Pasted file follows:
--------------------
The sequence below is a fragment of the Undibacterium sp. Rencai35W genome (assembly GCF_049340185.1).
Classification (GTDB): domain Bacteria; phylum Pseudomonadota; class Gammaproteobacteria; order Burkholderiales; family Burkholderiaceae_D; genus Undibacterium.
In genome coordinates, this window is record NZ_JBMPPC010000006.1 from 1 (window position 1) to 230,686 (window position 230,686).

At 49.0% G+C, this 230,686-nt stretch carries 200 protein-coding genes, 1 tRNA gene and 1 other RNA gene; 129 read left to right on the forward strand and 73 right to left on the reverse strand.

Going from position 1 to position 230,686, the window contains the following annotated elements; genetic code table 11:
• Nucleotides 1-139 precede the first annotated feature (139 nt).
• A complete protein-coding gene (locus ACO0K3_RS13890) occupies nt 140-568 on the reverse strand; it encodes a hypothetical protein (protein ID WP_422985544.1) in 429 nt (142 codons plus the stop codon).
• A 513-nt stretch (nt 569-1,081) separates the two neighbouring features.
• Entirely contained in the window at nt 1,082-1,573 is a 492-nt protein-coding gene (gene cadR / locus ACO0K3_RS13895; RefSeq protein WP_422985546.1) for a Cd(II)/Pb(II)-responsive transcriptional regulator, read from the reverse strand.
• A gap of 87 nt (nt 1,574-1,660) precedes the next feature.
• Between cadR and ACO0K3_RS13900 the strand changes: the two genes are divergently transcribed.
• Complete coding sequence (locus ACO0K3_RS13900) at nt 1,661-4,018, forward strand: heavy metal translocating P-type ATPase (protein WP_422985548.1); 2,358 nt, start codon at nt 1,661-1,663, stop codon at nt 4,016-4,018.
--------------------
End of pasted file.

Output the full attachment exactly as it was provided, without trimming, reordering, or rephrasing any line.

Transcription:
The sequence below is a fragment of the Undibacterium sp. Rencai35W genome (assembly GCF_049340185.1).
Classification (GTDB): domain Bacteria; phylum Pseudomonadota; class Gammaproteobacteria; order Burkholderiales; family Burkholderiaceae_D; genus Undibacterium.
In genome coordinates, this window is record NZ_JBMPPC010000006.1 from 1 (window position 1) to 230,686 (window position 230,686).

At 49.0% G+C, this 230,686-nt stretch carries 200 protein-coding genes, 1 tRNA gene and 1 other RNA gene; 129 read left to right on the forward strand and 73 right to left on the reverse strand.

Going from position 1 to position 230,686, the window contains the following annotated elements; genetic code table 11:
• Nucleotides 1-139 precede the first annotated feature (139 nt).
• A complete protein-coding gene (locus ACO0K3_RS13890) occupies nt 140-568 on the reverse strand; it encodes a hypothetical protein (protein ID WP_422985544.1) in 429 nt (142 codons plus the stop codon).
• A 513-nt stretch (nt 569-1,081) separates the two neighbouring features.
• Entirely contained in the window at nt 1,082-1,573 is a 492-nt protein-coding gene (gene cadR / locus ACO0K3_RS13895; RefSeq protein WP_422985546.1) for a Cd(II)/Pb(II)-responsive transcriptional regulator, read from the reverse strand.
• A gap of 87 nt (nt 1,574-1,660) precedes the next feature.
• Between cadR and ACO0K3_RS13900 the strand changes: the two genes are divergently transcribed.
• Complete coding sequence (locus ACO0K3_RS13900) at nt 1,661-4,018, forward strand: heavy metal translocating P-type ATPase (protein WP_422985548.1); 2,358 nt, start codon at nt 1,661-1,663, stop codon at nt 4,016-4,018.